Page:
Living Areas: The Mongolians in Xinjiang live mainly in Bayangolen and Bortala Mongolian autonomous prefectures and Hoboksar Mongolian Autonomous County.
Population: According to the 2003 census, the Mongolian population of Xinjiang totaled 166,900, 0.86 percent of the regional total.
Language: Xinjiang's Mongolians speak the Uirad dialect of the Mongolian language, which belongs to the Altaic language family. Both the Tuote and Hangul scripts are accepted as its written forms, with the latter more commonly used in China.
History: The Mongolians in Xinjiang are descendents of the ancient Uirad Mongols. They moved to the north of the Tianshan Mountains as a consequence of Genghis Khan's western expedition in the early 13th century. In the early 15th century, the Mongolian community fell into the Woyela and Eastern Tartar groups. The Woyelas living north to the Gobi Desert included the tribes of Turhut, Durbot, Heshuot and Dzungar. These tribes were called Elut or Uirad in Chinese by the Qing Dynasty (1644-1911). They were nomadic herdspeople living in the area from northern Xinjiang to southeast of Balchas Lake. After the Qing court put down rebellions staged by Dzungarian nobles, the Eluts were enrolled as the Elut Camp in the Manchu "eight banner" military system. These people were later called Elut Mongolians. In 1771, the Turhut tribes, who had moved centuries before into the lower reaches of the Volga River and had a population of over 100,000, returned to China. The majority of their descendents currently live in areas such as Bayangolen, Bortala and Jinghe. In 1764 and 1813, the Qing government moved part of the Chahar Mongolian community to Xinjiang. Their offspring mainly live now in two counties – Bole and Wenquan – in Bortala Mongolian Autonomous Prefecture.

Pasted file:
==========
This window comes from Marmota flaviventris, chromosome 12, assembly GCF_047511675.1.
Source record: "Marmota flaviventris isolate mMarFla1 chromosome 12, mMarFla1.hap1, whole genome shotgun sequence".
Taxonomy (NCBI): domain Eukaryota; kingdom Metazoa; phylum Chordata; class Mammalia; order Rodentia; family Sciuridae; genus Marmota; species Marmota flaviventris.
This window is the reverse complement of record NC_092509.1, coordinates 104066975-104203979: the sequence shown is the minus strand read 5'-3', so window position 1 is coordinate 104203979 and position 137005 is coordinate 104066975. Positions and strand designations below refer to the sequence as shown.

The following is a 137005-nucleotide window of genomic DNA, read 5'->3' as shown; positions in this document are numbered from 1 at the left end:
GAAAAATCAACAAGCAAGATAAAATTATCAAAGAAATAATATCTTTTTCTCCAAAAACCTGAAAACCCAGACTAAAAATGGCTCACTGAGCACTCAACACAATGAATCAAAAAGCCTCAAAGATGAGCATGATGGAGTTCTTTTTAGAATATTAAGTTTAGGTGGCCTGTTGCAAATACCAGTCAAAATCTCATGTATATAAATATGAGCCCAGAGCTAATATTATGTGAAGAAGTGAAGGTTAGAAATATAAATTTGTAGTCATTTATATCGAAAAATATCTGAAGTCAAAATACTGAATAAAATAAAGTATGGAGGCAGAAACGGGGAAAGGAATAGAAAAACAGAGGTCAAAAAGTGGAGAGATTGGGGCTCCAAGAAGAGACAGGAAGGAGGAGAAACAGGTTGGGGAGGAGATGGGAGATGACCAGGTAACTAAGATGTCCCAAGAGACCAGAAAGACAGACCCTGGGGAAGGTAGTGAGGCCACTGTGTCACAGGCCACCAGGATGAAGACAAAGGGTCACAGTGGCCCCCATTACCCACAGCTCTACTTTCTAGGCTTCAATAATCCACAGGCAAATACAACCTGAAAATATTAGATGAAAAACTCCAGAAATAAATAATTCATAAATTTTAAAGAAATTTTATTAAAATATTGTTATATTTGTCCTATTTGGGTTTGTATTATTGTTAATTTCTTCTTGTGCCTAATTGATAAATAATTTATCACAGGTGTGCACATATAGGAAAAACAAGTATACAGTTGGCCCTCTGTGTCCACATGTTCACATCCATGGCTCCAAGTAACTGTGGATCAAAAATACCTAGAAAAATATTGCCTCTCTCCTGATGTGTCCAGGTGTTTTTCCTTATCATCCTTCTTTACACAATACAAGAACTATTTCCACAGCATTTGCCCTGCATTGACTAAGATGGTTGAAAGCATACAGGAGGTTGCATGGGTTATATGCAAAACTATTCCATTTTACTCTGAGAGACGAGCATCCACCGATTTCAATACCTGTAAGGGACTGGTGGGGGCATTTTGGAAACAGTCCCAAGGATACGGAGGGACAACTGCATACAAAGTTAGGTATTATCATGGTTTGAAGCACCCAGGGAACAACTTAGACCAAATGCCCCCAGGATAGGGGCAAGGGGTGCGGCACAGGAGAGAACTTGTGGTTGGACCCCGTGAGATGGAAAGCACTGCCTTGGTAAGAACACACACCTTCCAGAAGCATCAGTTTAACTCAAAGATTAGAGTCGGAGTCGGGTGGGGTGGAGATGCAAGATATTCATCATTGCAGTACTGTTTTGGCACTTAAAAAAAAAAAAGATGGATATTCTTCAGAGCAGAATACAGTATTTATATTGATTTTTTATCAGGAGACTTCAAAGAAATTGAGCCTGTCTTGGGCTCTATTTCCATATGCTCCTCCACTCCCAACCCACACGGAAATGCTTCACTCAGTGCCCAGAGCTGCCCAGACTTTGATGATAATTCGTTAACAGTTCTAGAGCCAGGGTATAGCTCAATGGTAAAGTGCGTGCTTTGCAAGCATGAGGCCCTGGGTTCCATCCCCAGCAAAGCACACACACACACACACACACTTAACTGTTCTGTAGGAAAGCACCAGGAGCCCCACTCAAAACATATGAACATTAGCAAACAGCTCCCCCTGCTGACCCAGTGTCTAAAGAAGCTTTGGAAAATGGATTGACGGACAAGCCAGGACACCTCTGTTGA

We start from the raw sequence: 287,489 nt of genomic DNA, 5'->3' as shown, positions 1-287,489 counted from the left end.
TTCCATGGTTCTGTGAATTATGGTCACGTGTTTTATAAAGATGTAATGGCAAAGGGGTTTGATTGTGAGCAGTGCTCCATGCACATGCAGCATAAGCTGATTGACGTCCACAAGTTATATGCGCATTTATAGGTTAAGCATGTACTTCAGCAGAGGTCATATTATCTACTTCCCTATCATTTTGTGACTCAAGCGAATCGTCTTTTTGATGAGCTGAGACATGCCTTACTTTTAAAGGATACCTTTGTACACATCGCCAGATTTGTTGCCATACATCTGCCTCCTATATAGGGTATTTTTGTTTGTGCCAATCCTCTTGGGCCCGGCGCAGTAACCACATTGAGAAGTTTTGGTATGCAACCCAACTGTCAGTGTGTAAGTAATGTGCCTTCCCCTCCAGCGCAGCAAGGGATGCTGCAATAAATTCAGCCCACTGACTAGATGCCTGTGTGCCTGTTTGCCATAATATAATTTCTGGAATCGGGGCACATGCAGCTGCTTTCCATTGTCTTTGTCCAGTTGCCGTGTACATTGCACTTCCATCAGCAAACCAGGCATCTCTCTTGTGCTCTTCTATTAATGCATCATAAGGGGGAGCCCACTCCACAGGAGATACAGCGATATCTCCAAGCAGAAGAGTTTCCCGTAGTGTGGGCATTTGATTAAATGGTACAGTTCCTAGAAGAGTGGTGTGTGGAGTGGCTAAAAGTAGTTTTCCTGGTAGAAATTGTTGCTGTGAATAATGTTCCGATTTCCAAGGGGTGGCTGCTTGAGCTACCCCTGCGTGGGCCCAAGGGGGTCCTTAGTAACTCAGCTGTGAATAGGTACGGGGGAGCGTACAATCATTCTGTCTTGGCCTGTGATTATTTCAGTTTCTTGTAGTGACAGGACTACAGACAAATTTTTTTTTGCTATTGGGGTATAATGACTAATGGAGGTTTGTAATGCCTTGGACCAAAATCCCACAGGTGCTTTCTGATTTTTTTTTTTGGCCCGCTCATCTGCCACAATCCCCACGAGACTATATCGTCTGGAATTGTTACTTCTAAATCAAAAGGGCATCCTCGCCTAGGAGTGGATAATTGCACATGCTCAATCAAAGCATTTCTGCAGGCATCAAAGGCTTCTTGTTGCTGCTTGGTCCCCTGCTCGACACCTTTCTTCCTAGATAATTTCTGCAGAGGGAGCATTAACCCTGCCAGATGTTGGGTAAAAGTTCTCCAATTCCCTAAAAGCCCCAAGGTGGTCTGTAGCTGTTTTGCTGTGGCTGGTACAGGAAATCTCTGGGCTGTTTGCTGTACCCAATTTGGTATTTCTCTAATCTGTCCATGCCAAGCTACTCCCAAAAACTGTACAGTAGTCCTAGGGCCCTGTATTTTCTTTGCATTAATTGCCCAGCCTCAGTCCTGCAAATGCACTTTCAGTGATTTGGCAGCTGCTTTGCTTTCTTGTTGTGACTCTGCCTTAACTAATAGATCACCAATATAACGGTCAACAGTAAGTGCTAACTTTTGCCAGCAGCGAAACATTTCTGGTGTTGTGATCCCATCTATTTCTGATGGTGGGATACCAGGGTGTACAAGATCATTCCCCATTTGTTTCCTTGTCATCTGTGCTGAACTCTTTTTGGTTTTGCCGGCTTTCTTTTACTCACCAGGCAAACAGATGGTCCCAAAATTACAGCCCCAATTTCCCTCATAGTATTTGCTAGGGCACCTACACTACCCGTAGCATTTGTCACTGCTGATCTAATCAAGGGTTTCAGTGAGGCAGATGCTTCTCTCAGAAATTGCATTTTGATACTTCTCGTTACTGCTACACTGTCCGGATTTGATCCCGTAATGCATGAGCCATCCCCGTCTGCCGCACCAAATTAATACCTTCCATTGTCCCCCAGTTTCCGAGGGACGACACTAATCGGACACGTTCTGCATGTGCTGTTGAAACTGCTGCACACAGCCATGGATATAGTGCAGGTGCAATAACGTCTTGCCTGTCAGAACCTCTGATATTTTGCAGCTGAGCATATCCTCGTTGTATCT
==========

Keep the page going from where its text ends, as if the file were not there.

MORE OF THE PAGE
Economy: The majority of Mongolians in Xinjiang live on animal husbandry, although some have moved into food crop farming.
Diet: The Mongolians' staples include beef, mutton and wheaten foods. Wine brewed with cow or sheep milk is a popular beverage.
Culture: The Uirad epic Jianggar, treasured as one of the greatest epic works of China, is popular among Mongolians. One of the most well-known Mongolian musical instruments is "horse-head violin," a two-stringed instrument with a carved horse head. Xinjiang Mongolians also play the Tobshur, a two-stringed plucked instrument.
Holidays: Although Spring Festival is celebrated by Mongolians as the most important holiday, the annual Nadam Fair speaks more of their ethnic identity. The festival originated from their traditional Oboo (rock or earth altar) sacrifice.
Religion: Shamanism used to be the Mongolians' predominant religion. In the 16th century, they converted to the Yellow Sect of Lamaism, but the influence of Shamanism still can be seen.
Costume: Mongolian gowns made of sheepskin, silk or cotton is the traditional garment.
Marriage: Mongolians practice monogamy. Marriage within the same clan is strictly forbidden. Usually, marriage should involve proposing, engagement, the groom presenting gifts to the bride's family, and the wedding. There is a "house warming" ceremony on the third day of a wedding. The following day, the bride is supposed to go back and visit her parents. All these occasions are accompanied by singing and toasts.
Residence: Mongolian herdspeople live in movable felt yurts.
(China.org.cn August 25, 2005)